New York News

Ray Kelly one on one

Monday, December 23, 2013

Ray Kelly leaves office ON December 31 as the city's longest serving NYPD police Commissioner and nearly 50 years after he joined the police academy. He says he's ready to go and he has no regrets but he has some things left to clear up.

Representing dozens of countries the graduating class of police recruits filed into the Apollo Theater last Wednesday to complete their final curriculum, a four-day sensitivity training course called Advancing Community Trust.

It was created under Kelly 6 years ago.

"In terms of this notion that there is a schism between the police department and the community, it's just not so," he said.

But Kelly's critics blame him for straining community relations. He became a lightning rod during this year's mayor's race, with candidates zeroing in on the high number of blacks and Latinos being stopped by police.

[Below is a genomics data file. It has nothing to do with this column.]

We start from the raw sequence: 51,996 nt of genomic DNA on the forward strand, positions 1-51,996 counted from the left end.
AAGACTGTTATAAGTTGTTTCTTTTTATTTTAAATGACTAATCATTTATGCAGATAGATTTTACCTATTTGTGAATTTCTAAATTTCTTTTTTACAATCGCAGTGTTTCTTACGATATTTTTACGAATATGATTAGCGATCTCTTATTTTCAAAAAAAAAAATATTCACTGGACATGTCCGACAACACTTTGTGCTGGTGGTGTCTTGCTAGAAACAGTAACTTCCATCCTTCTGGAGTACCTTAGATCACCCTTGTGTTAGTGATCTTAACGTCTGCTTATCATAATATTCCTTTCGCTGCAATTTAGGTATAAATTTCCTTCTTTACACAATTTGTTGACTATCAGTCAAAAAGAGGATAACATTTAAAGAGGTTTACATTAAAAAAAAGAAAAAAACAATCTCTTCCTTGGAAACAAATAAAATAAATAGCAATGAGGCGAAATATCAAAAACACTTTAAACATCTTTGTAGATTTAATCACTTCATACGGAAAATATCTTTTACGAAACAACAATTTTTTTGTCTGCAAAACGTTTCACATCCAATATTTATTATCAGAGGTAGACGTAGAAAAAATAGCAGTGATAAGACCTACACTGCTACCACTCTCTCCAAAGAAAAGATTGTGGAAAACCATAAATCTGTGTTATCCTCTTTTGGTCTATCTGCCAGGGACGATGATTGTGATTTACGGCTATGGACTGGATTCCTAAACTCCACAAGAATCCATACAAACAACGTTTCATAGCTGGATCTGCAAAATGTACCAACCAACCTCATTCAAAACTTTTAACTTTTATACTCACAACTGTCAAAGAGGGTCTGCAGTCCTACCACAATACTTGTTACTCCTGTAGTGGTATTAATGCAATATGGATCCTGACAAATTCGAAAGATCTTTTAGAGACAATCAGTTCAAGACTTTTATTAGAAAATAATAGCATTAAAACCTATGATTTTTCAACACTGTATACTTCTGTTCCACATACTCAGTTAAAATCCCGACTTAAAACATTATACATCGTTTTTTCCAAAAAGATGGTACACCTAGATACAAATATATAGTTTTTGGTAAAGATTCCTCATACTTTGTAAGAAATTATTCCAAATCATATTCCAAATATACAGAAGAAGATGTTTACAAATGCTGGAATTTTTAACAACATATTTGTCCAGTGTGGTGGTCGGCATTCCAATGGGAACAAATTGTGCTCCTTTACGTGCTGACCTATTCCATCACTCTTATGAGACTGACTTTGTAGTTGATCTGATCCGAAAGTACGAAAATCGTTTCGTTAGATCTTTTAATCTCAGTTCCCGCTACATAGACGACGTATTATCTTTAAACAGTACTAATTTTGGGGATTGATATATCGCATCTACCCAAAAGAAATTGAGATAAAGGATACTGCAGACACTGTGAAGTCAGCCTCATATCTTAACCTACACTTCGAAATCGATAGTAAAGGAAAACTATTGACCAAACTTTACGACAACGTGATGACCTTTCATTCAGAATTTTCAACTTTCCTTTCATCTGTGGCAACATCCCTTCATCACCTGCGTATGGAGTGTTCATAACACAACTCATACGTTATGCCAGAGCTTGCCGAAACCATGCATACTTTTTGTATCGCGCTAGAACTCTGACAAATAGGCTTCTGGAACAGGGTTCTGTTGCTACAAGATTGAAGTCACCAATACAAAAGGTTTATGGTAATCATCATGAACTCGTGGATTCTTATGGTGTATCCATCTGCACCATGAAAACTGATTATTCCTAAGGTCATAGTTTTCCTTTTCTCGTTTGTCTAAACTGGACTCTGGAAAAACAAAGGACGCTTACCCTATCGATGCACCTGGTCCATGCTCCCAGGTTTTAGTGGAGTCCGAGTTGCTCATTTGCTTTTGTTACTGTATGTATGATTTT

"I think if we had to do over, a campaign to explain to the public the nuance of stop question and frisk," adds Kelly.

The numbers don't lie, this year the city will see fewer than 400 murders for the first time in recorded history.

Under Kelly's watch, 16 New York City based terror plots were thwarted thanks in part to the creation of the counter-terrorism unit.

Kelly credits some of his success to the NYPD embracing new technology. One of the tools, a network of public and private cameras.

"We've come a long way. The world has come a long way as far as technology is concerned. We are using it, but I would like to use it more," adds Kelly.

The city may be the safest it's ever been, but Commissioner Kelly knows all too well that any gain could be temporary.

"It's difficult to project what's coming down the pipe. The important thing is to do the best you can do on your watch," he adds.

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